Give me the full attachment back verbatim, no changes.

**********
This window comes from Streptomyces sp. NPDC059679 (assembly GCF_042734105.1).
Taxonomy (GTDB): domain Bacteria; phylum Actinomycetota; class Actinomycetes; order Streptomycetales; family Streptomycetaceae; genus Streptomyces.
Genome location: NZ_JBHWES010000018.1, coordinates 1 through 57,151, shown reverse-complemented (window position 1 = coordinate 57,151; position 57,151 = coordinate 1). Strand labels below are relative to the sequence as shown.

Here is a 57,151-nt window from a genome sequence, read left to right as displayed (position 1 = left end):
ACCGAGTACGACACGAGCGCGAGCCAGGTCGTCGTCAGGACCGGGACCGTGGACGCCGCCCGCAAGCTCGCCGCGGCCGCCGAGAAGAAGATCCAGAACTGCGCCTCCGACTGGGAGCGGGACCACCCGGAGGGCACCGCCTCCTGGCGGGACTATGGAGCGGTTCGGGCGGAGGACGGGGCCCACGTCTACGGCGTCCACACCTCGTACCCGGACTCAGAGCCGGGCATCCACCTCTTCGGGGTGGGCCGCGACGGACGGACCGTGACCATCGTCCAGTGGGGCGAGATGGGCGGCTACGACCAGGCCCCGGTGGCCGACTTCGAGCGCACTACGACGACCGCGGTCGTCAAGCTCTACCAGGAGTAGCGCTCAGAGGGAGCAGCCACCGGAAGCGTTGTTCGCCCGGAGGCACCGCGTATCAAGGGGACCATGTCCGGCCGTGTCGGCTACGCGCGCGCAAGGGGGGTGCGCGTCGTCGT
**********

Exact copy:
This window comes from Streptomyces sp. NPDC059679 (assembly GCF_042734105.1).
Taxonomy (GTDB): domain Bacteria; phylum Actinomycetota; class Actinomycetes; order Streptomycetales; family Streptomycetaceae; genus Streptomyces.
Genome location: NZ_JBHWES010000018.1, coordinates 1 through 57,151, shown reverse-complemented (window position 1 = coordinate 57,151; position 57,151 = coordinate 1). Strand labels below are relative to the sequence as shown.

Here is a 57,151-nt window from a genome sequence, read left to right as displayed (position 1 = left end):
ACCGAGTACGACACGAGCGCGAGCCAGGTCGTCGTCAGGACCGGGACCGTGGACGCCGCCCGCAAGCTCGCCGCGGCCGCCGAGAAGAAGATCCAGAACTGCGCCTCCGACTGGGAGCGGGACCACCCGGAGGGCACCGCCTCCTGGCGGGACTATGGAGCGGTTCGGGCGGAGGACGGGGCCCACGTCTACGGCGTCCACACCTCGTACCCGGACTCAGAGCCGGGCATCCACCTCTTCGGGGTGGGCCGCGACGGACGGACCGTGACCATCGTCCAGTGGGGCGAGATGGGCGGCTACGACCAGGCCCCGGTGGCCGACTTCGAGCGCACTACGACGACCGCGGTCGTCAAGCTCTACCAGGAGTAGCGCTCAGAGGGAGCAGCCACCGGAAGCGTTGTTCGCCCGGAGGCACCGCGTATCAAGGGGACCATGTCCGGCCGTGTCGGCTACGCGCGCGCAAGGGGGGTGCGCGTCGTCGT